Matilda Battersby: The ice cream man that just keeps on giving

The ice cream weather may have lapsed into a drizzly greyness, but a little rain won’t put off a man who has set himself the sticky mission of giving away half a million ice creams.

The call of the wild: Robert Twigger on the true spirit of adventure

Those who argue that exploring the world's most extreme places is the preserve of solipsists and maniacs are mistaken, argues Robert Twigger. The desire for adventure is within us all – and to ignore it is to deny the most basic facts of human nature

A Gate at the Stairs, By Lorrie Moore

The landlocked Midwest is an uncompromising place to live. In this novel by Lorrie Moore, there's a sense that she has wrung every last drop of mirth and meaning from dispiriting surroundings. The author of three celebrated short-story collections and two previous novels, including the memorably titled Who Will Run the Frog Hospital?, Moore returns after an 11-year intermission with a masterly work that examines how Americans have educated themselves to endure the unendurable. The novel's narrator, 20-year old Tassie Keltjin, has just enrolled at Troy university, "the Athens of the Midwest". The daughter of a Lutheran farmer and a Jewish mother, she's hungry for enlightenment. Engaged by her classes (Intro to Sufism and a module in war-movie soundtracks) and happily scandalised by her roommate's warped jokes, Tassie has never eaten Chinese takeaway or seen a man wear a tie with jeans. Her life gets yet more piquant when she accepts a child-minding job with a glamorous local couple. Sarah and Edward are only part-way through the adoption process – her charge is yet to exist - and Tassie comes to understand she's a witness to a stage-managed act whose true complexity will only revealed as the novel progresses.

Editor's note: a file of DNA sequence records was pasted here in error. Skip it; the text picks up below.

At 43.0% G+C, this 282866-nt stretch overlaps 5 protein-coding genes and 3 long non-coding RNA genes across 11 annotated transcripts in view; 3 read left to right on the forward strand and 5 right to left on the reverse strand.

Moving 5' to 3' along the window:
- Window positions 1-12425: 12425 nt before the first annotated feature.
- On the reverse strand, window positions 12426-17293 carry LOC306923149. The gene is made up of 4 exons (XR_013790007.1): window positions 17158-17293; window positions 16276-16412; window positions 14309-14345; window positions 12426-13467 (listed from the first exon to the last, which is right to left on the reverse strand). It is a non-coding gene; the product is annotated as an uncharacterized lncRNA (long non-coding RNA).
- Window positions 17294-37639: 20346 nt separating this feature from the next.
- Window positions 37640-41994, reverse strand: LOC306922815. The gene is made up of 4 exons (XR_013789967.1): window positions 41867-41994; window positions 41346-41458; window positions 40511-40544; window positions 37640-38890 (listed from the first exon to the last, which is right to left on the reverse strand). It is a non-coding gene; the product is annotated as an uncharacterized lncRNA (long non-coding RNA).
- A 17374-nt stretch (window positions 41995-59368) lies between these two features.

Minor British Institutions: Half Man Half Biscuit

Half Man Half Biscuit, or HMHB, are a band from Birkenhead that constituted a sort of dessert for the strong meat served-up during the punk era. Formed in around 1984, they seem to be still going, and there has never been a finer group of musical, social and political satirists (unless you count the Barron Knights).

Saharan countries' bid to fight terror

four sahara desert nations opened a joint military headquarters yesterday in an unusual joint effort to combat terrorism and trafficking in north-west Africa.

Travel By Numbers: Mali

A trip to the fabled city of Timbuktu really is possible, says Peter Harmer. And while you're at it, head into the Sahara for an overnight trek

France exposed troops to radiation

Leaked report says soldiers were told to advance into heart of mushroom cloud

Album: Tamikrest, Adagh (Glitterhouse)

The "spiritual sons of Tinariwen" says the press release, which is one way of putting it.

Top chef aims to raise £12,000 in Sahara race

A Michelin-starred chef is swapping his whites for running shoes to embark on a 151-mile race across the Sahara.

Winter rhubarb ice-cream

Serves 8

The Sketch: The West Saharan question

They are focused with a laserlike concentration, we are told. The Prime Minister and the Leader of the Opposition are bearing down on our greatest concerns. On the economy. On public services. On how well they can insult each other. Yes, they are finally putting the work in where it counts. The lamps burn late as satirists, ironists, flyting dialogue-writers and every manner of publicly funded sarcasticiser hones his barbs and shafts.

Philip Stevens: Aid alone will not help

Despite record levels of foreign aid for health, almost no progress is being made in improving child mortality in the poorest parts of sub-Saharan Africa. Many countries are going backwards.

Caterer denies using eggs in Sikh banquet

A caterer was ordered to pay £415,000 damages to the widow of a man who died from anaphylactic shock after eating a dessert at a Sikh wedding, Court of Appeal judges were told today.